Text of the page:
My pronunciation is similar to that on the audio file, but my vowel is less "fronted", I think. I don't hear "chune" on the audio file for "tune". My mouth makes a different shape for "chune" from the one it makes for "tune".
     
  7. Alxmrphi Senior Member

    Reykjavík, Ísland
    UK English
    ʃʃ
    Ah, well that'll be the answer then.
    I was surprised when you said you didn't say "chube" to ewie, but if you don't hear "chune" on the recording for "tune" then that's the explanation. What we're talking about as being "chune" is what's on that audio file. I'm struggling to find a recording of the non-palatalised version at the moment, but once I do the comparison between them will be clear that the process has occurred!

    My mouth also makes a different shape between "cheese" and "tune" (regarding the first sound), but calling it "ch" is still representative of both differing pronunciations. Just like using "k" to represent the sound in "key" and the sound in "cow", which most people don't even realise are in different places in the mouth for many many speakers. We're just using "ch" here as a way to avoid using IPA which a lot of other people aren't very familiar with, so there are a lot of bad misconceptions about using English spellings, and I think using it here has just created another one. I'd have liked everyone to study IPA so we never had to talk about "ch" but rather...[tʃ], which is representative of a wide-open more frontal "ch" sound, as well as closed and rounded much further back [tʃ]. The ability to notice a difference doesn't always mean it's "not <something>".

    Imagine saying "give it to you", only in a relatively few accents would "to you" fully palatalise here (and sound like "give it chew") and in fast colloquial speech the "o" of "to" would be reduced and maybe even disappear, just becoming a little "t" before "you" (as I mentioned before).. that pronunciation, preceding "n" is the non-palatalised version.. sort of like a quick "to you-n". It's got that same sound that really posh people have when they "suit" and put the [j] in. I don't think you'd speak like that (but maybe?), and if you don't sound American without it (i.e. where it'd rhyme with 'noon') then there's some degree of palatalisation which can be represented by calling it "ch" or [tʃ].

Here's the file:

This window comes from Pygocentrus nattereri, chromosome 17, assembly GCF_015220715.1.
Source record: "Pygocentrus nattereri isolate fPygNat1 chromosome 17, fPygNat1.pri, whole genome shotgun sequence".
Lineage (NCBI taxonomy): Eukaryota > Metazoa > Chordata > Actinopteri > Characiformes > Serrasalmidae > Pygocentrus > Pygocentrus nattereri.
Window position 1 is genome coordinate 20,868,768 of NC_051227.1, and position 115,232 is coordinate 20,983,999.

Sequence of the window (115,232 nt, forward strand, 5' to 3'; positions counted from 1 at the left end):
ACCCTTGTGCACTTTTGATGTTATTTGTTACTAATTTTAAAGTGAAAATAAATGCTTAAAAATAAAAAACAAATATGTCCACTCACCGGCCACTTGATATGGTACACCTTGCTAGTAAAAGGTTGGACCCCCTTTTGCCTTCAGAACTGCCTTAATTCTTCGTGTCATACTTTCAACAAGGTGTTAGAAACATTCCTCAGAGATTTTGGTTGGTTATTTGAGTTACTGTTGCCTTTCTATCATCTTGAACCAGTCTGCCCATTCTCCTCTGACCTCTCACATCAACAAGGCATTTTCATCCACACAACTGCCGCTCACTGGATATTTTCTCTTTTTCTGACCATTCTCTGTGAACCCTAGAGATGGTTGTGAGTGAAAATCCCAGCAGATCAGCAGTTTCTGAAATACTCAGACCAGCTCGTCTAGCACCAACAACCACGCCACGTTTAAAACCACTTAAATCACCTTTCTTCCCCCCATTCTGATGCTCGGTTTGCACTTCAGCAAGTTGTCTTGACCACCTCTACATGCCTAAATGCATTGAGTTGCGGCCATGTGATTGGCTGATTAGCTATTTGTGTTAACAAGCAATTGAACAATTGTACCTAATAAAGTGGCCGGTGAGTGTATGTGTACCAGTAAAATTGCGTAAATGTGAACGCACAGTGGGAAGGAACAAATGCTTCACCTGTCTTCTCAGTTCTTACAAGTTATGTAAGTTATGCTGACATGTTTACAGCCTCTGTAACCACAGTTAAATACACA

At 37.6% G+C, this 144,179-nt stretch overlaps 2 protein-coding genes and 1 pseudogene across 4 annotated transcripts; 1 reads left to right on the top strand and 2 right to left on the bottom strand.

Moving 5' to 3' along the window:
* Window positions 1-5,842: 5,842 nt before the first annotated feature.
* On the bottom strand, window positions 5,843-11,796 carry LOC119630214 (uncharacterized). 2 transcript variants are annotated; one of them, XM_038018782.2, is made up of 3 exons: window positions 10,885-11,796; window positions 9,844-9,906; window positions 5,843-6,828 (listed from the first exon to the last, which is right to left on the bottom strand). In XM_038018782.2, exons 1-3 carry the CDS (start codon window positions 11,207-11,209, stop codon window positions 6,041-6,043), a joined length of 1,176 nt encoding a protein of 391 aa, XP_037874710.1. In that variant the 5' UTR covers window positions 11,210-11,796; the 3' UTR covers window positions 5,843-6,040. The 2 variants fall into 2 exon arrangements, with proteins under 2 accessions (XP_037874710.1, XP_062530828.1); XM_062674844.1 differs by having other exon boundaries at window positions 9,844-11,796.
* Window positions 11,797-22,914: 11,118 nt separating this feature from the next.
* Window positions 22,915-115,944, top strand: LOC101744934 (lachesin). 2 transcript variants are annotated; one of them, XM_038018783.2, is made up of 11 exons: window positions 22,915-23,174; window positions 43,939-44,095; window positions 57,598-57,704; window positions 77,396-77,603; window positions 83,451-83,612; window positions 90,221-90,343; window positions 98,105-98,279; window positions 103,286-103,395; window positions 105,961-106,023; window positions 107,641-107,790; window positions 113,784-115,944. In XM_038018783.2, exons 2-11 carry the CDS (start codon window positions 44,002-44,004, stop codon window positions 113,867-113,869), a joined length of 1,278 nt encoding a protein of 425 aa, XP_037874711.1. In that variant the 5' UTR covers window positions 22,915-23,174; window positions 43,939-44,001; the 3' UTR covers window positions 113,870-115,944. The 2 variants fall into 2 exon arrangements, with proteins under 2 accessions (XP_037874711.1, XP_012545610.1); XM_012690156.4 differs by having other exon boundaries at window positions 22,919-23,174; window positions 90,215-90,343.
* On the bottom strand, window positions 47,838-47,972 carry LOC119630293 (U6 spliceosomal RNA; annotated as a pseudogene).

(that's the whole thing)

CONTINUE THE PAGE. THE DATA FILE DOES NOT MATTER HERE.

I could cite some examples if we could post on YouChewb (lol). Actually that in itself is sort of proof, if you say "You chew" similar to "You tube". Sometimes you get the full on "chhhhhhhhh", but other times it's like a quick trill of the "ch" sound, but like I said, there's no way in English spelling (or IPA that I'm aware of) to make a distinction that's so small and for many, imperceptible.
    :D
     
    Last edited: Oct 30, 2011
  8. kidika

    kidika Senior Member

    Península Ibérica
    Castellano de Castilla
    Hi
    I know this is a very old thread, but I´m very new to this phenomenon, so I´m reopening it.
    I totally recognise the sound in the words you guys point out; I didn´t know there was a name for it though.
    Apparently that palatalization process occurs also in words like "theaten". I found it very difficult to come to terms with the fact the small /j/ in the phonetic transcription meant a kind of approximation of the tongue to the palate. Doesn´t the fact that the schwa isn´t pronounced sometimes imply a palatalization on its own? I mean, why the small /j/. To me the sound in tube is miles apart from the /n/ in threaten. Naturally I´m assuming that the palatalization takes place in the /n/ sound, as the small /j/ appears at the end of the phonetic transcription. Or does it happen in the second /t/ sound? If so, shouldn´t the small /j/ be placed between the second /t/ sound and the schwa or the /n/?

    Am I making any sense at all? :eek:

    Ta!
     
  9. entangledbank

    entangledbank Senior Member

    London
    English - South-East England